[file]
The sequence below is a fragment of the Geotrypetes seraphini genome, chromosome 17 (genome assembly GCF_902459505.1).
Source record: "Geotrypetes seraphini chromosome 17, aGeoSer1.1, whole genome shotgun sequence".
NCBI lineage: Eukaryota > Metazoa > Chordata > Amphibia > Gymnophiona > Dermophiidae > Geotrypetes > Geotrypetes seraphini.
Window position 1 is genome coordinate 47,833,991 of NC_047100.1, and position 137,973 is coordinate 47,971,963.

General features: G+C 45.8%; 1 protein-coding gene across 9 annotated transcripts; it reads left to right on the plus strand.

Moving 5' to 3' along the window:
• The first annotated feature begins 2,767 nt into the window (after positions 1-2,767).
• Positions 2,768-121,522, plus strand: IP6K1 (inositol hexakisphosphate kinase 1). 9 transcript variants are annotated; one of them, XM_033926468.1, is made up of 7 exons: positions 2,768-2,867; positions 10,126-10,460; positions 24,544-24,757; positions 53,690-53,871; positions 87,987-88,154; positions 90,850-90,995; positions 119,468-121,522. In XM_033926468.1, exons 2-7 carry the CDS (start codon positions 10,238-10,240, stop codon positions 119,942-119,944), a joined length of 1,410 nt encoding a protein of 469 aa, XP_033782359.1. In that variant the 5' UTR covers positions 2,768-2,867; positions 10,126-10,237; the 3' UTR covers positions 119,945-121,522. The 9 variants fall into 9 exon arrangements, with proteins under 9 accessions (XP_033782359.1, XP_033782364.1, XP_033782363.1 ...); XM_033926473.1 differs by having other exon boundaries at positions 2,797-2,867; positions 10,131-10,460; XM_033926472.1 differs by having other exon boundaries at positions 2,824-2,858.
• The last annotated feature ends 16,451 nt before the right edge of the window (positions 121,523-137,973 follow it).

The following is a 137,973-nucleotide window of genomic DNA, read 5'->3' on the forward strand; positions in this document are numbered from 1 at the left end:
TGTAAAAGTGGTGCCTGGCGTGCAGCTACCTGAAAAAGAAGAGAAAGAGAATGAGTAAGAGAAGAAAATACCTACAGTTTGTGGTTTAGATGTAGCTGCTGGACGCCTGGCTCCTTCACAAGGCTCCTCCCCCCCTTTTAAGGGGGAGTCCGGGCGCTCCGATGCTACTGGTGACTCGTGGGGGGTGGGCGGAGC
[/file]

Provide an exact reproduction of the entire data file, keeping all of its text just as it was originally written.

The sequence below is a fragment of the Geotrypetes seraphini genome, chromosome 17 (genome assembly GCF_902459505.1).
Source record: "Geotrypetes seraphini chromosome 17, aGeoSer1.1, whole genome shotgun sequence".
NCBI lineage: Eukaryota > Metazoa > Chordata > Amphibia > Gymnophiona > Dermophiidae > Geotrypetes > Geotrypetes seraphini.
Window position 1 is genome coordinate 47,833,991 of NC_047100.1, and position 137,973 is coordinate 47,971,963.

General features: G+C 45.8%; 1 protein-coding gene across 9 annotated transcripts; it reads left to right on the plus strand.

Moving 5' to 3' along the window:
• The first annotated feature begins 2,767 nt into the window (after positions 1-2,767).
• Positions 2,768-121,522, plus strand: IP6K1 (inositol hexakisphosphate kinase 1). 9 transcript variants are annotated; one of them, XM_033926468.1, is made up of 7 exons: positions 2,768-2,867; positions 10,126-10,460; positions 24,544-24,757; positions 53,690-53,871; positions 87,987-88,154; positions 90,850-90,995; positions 119,468-121,522. In XM_033926468.1, exons 2-7 carry the CDS (start codon positions 10,238-10,240, stop codon positions 119,942-119,944), a joined length of 1,410 nt encoding a protein of 469 aa, XP_033782359.1. In that variant the 5' UTR covers positions 2,768-2,867; positions 10,126-10,237; the 3' UTR covers positions 119,945-121,522. The 9 variants fall into 9 exon arrangements, with proteins under 9 accessions (XP_033782359.1, XP_033782364.1, XP_033782363.1 ...); XM_033926473.1 differs by having other exon boundaries at positions 2,797-2,867; positions 10,131-10,460; XM_033926472.1 differs by having other exon boundaries at positions 2,824-2,858.
• The last annotated feature ends 16,451 nt before the right edge of the window (positions 121,523-137,973 follow it).

The following is a 137,973-nucleotide window of genomic DNA, read 5'->3' on the forward strand; positions in this document are numbered from 1 at the left end:
TGTAAAAGTGGTGCCTGGCGTGCAGCTACCTGAAAAAGAAGAGAAAGAGAATGAGTAAGAGAAGAAAATACCTACAGTTTGTGGTTTAGATGTAGCTGCTGGACGCCTGGCTCCTTCACAAGGCTCCTCCCCCCCTTTTAAGGGGGAGTCCGGGCGCTCCGATGCTACTGGTGACTCGTGGGGGGTGGGCGGAGC